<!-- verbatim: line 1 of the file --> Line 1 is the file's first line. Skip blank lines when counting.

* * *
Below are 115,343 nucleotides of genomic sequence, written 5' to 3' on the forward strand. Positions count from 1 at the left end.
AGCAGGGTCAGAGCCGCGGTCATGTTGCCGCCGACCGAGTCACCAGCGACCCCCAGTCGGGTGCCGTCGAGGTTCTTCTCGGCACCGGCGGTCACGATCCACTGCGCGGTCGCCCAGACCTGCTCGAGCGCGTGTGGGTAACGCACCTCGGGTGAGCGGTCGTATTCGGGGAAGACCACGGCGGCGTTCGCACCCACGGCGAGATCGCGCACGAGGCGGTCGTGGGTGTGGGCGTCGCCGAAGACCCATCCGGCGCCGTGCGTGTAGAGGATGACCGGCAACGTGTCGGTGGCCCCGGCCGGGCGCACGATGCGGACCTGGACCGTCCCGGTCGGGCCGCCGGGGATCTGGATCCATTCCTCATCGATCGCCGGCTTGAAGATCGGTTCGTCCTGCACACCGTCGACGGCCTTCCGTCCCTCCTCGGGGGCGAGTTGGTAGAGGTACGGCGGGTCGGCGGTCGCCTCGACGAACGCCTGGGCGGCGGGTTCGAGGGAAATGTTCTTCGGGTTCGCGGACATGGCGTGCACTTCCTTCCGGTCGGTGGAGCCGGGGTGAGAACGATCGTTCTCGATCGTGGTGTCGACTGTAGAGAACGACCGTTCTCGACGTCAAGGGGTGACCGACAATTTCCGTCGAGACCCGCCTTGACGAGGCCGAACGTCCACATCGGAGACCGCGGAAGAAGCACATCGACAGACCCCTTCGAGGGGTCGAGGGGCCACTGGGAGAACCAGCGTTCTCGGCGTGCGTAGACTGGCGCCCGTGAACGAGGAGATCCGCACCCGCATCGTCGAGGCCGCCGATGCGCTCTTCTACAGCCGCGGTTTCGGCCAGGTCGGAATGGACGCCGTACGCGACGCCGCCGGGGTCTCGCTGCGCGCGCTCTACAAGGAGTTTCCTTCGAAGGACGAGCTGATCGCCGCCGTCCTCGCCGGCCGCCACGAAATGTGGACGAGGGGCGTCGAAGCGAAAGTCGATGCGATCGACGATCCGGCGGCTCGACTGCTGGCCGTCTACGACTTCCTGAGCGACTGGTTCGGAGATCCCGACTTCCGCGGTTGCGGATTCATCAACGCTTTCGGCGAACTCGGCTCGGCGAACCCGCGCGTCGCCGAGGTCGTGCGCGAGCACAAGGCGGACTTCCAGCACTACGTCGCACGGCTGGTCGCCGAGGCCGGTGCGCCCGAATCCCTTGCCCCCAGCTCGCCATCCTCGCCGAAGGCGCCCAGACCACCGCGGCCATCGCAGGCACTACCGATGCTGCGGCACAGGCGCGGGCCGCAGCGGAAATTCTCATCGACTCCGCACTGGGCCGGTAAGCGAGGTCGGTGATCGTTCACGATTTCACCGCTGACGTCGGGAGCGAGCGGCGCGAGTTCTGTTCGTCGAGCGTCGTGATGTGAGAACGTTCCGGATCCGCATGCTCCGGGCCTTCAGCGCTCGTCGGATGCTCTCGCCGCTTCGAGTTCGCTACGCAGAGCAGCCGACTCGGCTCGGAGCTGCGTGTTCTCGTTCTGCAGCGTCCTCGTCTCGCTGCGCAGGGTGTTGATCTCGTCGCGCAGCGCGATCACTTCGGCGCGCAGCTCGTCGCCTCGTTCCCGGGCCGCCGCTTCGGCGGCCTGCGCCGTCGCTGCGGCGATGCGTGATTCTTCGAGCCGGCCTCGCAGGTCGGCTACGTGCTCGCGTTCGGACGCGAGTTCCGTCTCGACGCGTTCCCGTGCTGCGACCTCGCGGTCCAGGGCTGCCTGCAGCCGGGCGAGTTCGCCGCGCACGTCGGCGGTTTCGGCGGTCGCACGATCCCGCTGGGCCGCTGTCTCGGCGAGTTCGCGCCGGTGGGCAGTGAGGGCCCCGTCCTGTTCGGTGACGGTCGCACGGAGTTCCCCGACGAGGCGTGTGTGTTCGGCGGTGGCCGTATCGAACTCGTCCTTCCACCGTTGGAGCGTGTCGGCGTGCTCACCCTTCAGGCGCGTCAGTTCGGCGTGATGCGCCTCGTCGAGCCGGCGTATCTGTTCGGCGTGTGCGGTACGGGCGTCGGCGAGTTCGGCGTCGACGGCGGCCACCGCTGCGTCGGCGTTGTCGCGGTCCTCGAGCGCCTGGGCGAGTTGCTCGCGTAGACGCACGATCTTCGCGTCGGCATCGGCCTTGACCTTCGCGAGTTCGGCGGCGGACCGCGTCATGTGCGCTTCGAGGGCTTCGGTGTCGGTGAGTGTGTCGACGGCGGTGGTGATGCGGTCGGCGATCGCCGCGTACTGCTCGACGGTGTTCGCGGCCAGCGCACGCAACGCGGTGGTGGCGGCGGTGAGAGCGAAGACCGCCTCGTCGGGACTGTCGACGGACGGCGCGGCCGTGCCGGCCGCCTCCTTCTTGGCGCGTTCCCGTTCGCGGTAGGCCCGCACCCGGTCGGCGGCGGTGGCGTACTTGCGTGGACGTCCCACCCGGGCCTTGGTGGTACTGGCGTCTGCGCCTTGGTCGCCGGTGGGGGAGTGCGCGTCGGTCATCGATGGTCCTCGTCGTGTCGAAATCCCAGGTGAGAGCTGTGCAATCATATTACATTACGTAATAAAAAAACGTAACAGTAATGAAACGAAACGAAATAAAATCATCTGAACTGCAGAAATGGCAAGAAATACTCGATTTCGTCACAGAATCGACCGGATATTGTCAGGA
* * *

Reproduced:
Below are 115,343 nucleotides of genomic sequence, written 5' to 3' on the forward strand. Positions count from 1 at the left end.